People with glaucomatous macular damage may be face blind
Glaucomatous macular damage appears to impair the ability of patients to recognize faces, a study has found. This is despite having good visual acuity (VA).
Researchers examined 144 eyes of 72 patients (mean age, 67 years; 56.9 percent female) with open angle glaucoma in one or both eyes and a visual acuity of 20/40 or better in each eye. They assessed macular function using spectral-domain optical coherence tomography with the 10-2 visual field (VF), as well as contrast sensitivity (CS) using the Freiburg Visual Acuity and Contrast Test.
In the facial recognition testing, patients viewed six target faces at three different viewing angles for 3 seconds each. Then, they underwent 51 forced-choice recognition trials, wherein they must identify the previously seen target face from an additional two unfamiliar faces.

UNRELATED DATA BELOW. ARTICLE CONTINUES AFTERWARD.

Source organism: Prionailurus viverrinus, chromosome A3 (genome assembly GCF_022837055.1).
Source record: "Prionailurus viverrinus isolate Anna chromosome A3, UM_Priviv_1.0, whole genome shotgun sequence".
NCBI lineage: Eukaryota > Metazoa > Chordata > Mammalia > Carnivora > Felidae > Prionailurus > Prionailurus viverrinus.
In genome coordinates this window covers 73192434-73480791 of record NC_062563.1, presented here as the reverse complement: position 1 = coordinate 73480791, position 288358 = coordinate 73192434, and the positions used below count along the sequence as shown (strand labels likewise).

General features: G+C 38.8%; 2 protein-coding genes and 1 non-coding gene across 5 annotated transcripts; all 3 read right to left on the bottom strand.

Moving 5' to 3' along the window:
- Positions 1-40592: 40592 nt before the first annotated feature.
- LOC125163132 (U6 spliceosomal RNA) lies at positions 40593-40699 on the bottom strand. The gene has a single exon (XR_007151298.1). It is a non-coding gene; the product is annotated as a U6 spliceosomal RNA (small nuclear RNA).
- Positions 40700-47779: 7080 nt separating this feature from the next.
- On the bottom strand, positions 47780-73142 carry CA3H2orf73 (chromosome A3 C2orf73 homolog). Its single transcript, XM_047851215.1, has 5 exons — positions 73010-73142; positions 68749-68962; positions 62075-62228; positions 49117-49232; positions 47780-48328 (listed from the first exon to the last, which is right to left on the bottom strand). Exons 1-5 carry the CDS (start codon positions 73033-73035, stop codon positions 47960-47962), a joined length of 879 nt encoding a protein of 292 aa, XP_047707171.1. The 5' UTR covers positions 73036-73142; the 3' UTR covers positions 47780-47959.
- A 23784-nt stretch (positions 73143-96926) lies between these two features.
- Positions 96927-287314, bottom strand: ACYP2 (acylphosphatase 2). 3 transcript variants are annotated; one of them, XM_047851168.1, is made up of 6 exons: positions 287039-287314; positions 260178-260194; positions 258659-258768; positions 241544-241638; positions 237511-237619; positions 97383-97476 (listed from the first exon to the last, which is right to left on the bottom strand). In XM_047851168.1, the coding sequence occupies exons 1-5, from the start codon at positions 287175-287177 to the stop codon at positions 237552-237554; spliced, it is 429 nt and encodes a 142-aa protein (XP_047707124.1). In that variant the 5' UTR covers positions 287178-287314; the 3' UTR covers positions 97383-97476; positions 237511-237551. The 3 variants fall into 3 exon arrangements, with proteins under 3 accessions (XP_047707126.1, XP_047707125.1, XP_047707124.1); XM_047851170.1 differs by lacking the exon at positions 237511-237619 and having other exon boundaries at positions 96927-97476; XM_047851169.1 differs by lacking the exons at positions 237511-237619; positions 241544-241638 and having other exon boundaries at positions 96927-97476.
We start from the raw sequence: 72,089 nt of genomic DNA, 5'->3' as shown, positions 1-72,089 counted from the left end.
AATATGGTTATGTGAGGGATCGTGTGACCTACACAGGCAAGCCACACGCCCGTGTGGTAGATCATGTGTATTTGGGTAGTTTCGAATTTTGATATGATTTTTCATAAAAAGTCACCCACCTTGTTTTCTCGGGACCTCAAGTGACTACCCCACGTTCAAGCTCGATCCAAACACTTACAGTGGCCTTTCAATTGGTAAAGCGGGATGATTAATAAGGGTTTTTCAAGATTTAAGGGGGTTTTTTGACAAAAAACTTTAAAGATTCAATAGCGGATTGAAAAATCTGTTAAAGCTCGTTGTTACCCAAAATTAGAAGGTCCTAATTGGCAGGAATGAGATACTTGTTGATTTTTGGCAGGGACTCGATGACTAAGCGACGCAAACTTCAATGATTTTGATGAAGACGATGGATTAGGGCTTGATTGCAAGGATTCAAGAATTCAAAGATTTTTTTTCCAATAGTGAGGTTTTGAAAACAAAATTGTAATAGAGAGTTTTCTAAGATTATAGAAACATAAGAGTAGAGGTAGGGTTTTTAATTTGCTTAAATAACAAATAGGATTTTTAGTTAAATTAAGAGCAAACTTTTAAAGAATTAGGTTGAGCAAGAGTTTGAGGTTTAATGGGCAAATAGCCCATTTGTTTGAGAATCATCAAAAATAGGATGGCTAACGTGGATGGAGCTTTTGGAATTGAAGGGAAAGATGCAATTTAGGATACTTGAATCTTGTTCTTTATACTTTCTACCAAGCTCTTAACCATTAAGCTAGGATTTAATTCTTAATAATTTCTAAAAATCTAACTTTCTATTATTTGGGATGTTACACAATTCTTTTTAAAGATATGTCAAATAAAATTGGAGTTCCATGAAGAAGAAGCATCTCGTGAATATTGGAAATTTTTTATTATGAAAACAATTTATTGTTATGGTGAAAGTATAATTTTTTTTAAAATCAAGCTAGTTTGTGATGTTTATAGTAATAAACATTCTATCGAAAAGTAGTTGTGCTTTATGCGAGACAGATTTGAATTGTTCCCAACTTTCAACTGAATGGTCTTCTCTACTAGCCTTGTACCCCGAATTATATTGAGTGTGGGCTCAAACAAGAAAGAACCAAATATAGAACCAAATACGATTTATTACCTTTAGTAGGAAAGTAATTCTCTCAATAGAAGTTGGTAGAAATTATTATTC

Of the 72 better eyes, 44 (61 percent) had macular damage. Eyes with vs without macular damage had had more severe glaucoma and required more intraocular pressure-lowering medications. There was no difference in VA, number of eyes with early cataract, axial length, spherical equivalent (phakic eyes), or significant astigmatism. Macular damage was associated with a significant decline in facial recognition (p<0.0001).
Results for the 72 worse eyes were consistent.
Overall, macular damage significantly predicted impaired facial recognition in multivariable models controlling for potential confounders including glaucoma severity, CS, age, and VA (better eye, p=0.004; worse eye, p=0.019).
The researchers pointed out that facial recognition might be impaired via diminished CS or paracentral VF loss, both of which are functions of macular damage that are captured by the 10-2 VF.